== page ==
Car Video: Oversteer
I Wish the Holden Ute Had Come to the United States
I recently had the chance to drive down the Pacific Coast Highway in Malibu, California, which is home to a ridiculous amount of Ferraris, Maseratis, Bentleys and Lamborghinis. Normally, these cars would turn my head -- but this time, I was behind the wheel of a far more unique vehicle: a Holden Ute.
Yes, that's right: I drove a Holden Ute in America. And it had a V8. He he he he...
For those of you who don't know what a Holden Ute is, here's a little background. Remember back in the 1970s and 1980s, when car-based pickups were popular? The Ford Ranchero and the Chevy El Camino, for instance? Although that fad died out in the United States, it remains popular in Australia to this day -- and so Holden, Australia's General Motors arm, sells a modern-day El Camino in Australia as the "Holden Ute." They sell normal versions for people interested in practicality, and they also sell high-performance versions for people who are crazy.
But they're popular in Australia. Given America's strict regulations on importing cars, how exactly did I drive one in the United States?
I borrowed this Ute from a viewer, who bought it from a company in Colorado called Left Hand Utes, which imports Holden Ute bodies from Australia, and then mates them with an American-market vehicle for the engine, drivetrain and other parts as necessary. These conversions can be so thorough that the Colorado State Patrol assigns them new VIN numbers. And as for the Ute I drove, it was married to the powertrain of a Pontiac G8 GT -- meaning it had a 360-horsepower V8, and, most importantly, a 6-speed manual transmission.
In other words: I drove around Malibu in an Australian market modern-day El Camino with 360 hp and a stick shift.
Ladies and gentlemen, there are few ways to be cooler.
Before I drove it, however, I poked around it for a while, since it was my first time experiencing a Holden Ute up close -- and I primarily discovered two things. Number one, the conversion was flawless. The Ute I drove borrowed most of its interior from a damaged Pontiac G8, but most drivers or passengers would never have any idea it was anything but a factory Ute. Everything was screwed together properly, nothing looked cheap or ill-fitting, and -- aside from a few small, little, tiny details -- you'd have no idea it didn't come down the assembly line this way. The owner of the Ute I drove even took the car's originality a step further, sourcing original Holden business cards for the owner's manual pouch, and giving the OnStar Bluetooth voice an Australian accent.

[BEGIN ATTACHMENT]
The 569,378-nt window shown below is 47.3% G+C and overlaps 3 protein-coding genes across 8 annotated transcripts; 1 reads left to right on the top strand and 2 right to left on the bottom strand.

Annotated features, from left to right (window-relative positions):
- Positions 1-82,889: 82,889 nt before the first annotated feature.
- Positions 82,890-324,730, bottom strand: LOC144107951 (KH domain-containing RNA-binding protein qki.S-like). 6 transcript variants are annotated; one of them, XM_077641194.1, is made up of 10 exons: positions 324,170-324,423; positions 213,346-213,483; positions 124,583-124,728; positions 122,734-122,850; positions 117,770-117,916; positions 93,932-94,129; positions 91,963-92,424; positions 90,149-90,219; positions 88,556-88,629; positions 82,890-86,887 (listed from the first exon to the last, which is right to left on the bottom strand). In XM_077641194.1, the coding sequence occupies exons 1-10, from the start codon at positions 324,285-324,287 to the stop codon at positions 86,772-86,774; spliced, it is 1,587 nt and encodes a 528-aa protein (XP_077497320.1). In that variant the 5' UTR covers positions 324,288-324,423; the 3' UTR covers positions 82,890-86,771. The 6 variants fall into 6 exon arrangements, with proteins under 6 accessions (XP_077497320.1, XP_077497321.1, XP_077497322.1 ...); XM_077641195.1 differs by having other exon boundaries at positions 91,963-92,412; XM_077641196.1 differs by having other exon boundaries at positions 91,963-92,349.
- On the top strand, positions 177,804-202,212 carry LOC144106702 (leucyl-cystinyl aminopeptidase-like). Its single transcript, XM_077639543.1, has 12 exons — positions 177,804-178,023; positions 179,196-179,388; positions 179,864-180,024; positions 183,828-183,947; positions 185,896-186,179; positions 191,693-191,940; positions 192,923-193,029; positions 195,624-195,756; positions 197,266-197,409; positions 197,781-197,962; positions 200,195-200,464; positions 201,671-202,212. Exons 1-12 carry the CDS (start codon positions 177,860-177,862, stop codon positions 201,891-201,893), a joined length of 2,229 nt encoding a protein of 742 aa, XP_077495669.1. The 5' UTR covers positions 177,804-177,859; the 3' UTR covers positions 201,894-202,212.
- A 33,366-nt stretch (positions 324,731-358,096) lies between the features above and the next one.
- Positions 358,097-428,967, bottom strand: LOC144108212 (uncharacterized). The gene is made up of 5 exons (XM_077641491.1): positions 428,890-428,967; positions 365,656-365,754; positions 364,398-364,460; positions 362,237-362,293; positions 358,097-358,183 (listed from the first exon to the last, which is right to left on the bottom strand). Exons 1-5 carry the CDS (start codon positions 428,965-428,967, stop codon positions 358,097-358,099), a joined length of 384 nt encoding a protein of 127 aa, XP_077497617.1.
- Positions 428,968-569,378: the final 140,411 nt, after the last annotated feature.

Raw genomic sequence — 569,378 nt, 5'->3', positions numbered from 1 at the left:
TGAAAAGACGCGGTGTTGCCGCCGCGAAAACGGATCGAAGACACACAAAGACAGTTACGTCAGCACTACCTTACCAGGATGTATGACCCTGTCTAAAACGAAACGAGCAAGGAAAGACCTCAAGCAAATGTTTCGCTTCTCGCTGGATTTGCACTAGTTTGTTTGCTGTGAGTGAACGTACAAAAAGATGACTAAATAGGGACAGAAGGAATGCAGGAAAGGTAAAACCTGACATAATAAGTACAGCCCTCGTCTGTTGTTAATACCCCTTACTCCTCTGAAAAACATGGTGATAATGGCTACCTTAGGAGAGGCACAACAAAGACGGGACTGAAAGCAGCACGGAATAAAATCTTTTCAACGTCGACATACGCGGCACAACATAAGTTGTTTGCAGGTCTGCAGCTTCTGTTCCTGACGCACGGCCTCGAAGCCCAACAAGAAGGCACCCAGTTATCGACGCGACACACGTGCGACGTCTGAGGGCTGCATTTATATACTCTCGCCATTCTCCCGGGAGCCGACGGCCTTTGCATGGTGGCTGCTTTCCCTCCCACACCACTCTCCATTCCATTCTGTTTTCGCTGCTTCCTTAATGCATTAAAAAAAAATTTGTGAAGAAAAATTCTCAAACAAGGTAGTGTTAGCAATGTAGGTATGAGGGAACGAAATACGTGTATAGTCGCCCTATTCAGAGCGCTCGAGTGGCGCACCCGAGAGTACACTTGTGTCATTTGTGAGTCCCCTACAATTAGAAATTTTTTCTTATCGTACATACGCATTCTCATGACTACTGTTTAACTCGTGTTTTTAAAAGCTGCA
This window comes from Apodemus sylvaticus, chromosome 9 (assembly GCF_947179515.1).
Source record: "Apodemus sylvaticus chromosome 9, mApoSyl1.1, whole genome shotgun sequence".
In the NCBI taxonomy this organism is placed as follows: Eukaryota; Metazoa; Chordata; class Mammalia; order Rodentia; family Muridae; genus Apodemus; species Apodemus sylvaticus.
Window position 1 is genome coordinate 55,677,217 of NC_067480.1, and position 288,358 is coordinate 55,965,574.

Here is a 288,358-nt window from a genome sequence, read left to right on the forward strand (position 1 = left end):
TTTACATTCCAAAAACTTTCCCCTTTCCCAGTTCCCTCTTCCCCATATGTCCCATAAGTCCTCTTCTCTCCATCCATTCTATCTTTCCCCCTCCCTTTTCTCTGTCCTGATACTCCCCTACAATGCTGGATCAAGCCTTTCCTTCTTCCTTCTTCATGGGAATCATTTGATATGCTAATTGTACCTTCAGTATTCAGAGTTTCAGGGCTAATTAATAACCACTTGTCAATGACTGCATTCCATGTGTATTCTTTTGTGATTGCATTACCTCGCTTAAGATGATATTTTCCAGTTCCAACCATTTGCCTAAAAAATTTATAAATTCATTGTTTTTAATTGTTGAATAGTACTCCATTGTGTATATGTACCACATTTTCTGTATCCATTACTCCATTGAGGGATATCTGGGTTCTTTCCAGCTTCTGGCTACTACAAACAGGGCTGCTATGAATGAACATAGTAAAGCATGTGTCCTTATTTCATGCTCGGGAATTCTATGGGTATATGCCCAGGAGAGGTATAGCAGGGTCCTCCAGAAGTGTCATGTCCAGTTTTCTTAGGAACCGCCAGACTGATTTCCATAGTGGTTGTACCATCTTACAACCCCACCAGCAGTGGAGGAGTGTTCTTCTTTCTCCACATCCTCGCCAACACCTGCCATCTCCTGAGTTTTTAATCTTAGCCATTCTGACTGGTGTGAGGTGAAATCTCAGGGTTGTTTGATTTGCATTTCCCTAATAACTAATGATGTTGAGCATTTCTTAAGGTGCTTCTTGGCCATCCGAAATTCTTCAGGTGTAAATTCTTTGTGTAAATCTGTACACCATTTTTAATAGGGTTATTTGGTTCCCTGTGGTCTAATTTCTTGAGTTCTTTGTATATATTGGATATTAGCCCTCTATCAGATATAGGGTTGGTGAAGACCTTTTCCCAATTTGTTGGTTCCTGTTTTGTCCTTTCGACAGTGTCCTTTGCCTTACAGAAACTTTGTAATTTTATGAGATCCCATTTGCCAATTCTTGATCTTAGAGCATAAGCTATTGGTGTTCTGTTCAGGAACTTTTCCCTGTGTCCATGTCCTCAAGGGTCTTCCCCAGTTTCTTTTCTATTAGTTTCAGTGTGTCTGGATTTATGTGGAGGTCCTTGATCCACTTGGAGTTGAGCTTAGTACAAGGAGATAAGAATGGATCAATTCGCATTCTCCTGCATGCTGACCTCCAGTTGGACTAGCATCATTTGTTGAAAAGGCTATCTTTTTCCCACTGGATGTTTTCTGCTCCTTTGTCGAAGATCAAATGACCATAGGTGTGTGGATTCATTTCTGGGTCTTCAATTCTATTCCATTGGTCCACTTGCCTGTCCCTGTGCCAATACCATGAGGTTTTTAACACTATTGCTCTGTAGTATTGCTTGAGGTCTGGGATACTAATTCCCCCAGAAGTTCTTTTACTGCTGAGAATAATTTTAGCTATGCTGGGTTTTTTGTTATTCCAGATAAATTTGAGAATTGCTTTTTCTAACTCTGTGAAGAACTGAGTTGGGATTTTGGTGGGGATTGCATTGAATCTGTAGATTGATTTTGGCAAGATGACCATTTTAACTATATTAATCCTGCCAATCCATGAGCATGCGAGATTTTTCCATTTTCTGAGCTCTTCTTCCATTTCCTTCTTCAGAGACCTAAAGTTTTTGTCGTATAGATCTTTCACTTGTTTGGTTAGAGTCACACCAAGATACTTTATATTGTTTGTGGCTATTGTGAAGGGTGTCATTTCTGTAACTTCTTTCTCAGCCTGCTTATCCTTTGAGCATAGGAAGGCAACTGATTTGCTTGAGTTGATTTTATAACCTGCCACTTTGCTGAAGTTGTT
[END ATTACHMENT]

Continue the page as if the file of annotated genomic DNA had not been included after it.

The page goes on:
The other interesting thing about the Holden Ute is its bed. The bed can haul around 1,000 pounds, which is highly impressive for a muscle car with a 6-speed manual transmission. And although I drove the Ute with a tonneau cover on the bed -- giving it a "locking trunk mode" -- the cover can be removed for extra storage room. The Ute's owner told me he uses it to transport his surfboards, thereby giving him an even cooler Malibu surf car than the one I posted yesterday.
So then you get it out on the road, and you discover that the Holden Ute driving experience is about as competent as the conversion. Given that this is essentially a marriage of two vehicles performed by some guy in Colorado, I figured the Ute would rattle and shake and generally you'd have to put up with a lot of discomfort just to look cool. Not so. Instead, the car feels totally factory: Everything is hooked up right, there aren't any weird noises and this car feels as if it was built this way by a bunch of Australian factory workers.
More importantly, it's awesome to drive. Zero-to-60 comes in five-something seconds, which sounds pretty good -- and then you look in the back and remember you're also driving a pickup truck. You have the same sensation with the handling: It drives a lot like the Australian-built Pontiac GTO, which was a rather exciting sports coupe -- and then you look in the back and remember you're also driving a pickup truck. The Ute is stable in corners, the rear end doesn't feel too light or too heavy, and handling is sharp -- or, at least, sharp for General Motors in the late 2000s. Admittedly, it's no mid-engine exotic -- but it doesn't feel like you're being penalized compared to, say, a GTO, considering you're driving around with a pickup bed in back.
This Holden Ute also had that excellent V8 rumble you'd expect from a modern-day muscle car, like a Mustang or a Corvette. And despite a heavy clutch pedal, the transmission lever felt smooth and well-designed for performance -- something I wasn't expecting, given my previous experience with a 2004 Cadillac CTS-V. Simply put, I was stunned to discover that this Ute drove like a sports car (albeit a big General Motors sports car, not a Miata) -- and you wouldn't know anything different unless you happened to glance in the rearview mirror and notice that pickup bed.
So should the Holden Ute have reached the U.S. market, badged as a Pontiac or a Chevy? Rumor has it that GM was planning to bring the Ute here just before bankruptcy struck and rendered it unfeasible to import such a low-volume vehicle. That's a shame -- because while its appeal is undoubtedly narrow (limited solely to about 14 human beings who want to carry large loads and also drive a sports car at the same time), it would've been a nice treat to see the Holden Ute on American roads. Especially the twisty ones. With a lawnmower in back.
Doug DeMuro is an automotive journalist who has written for many online and magazine publications. He once owned a Nissan Cube and a Ferrari 360 Modena. At the same time.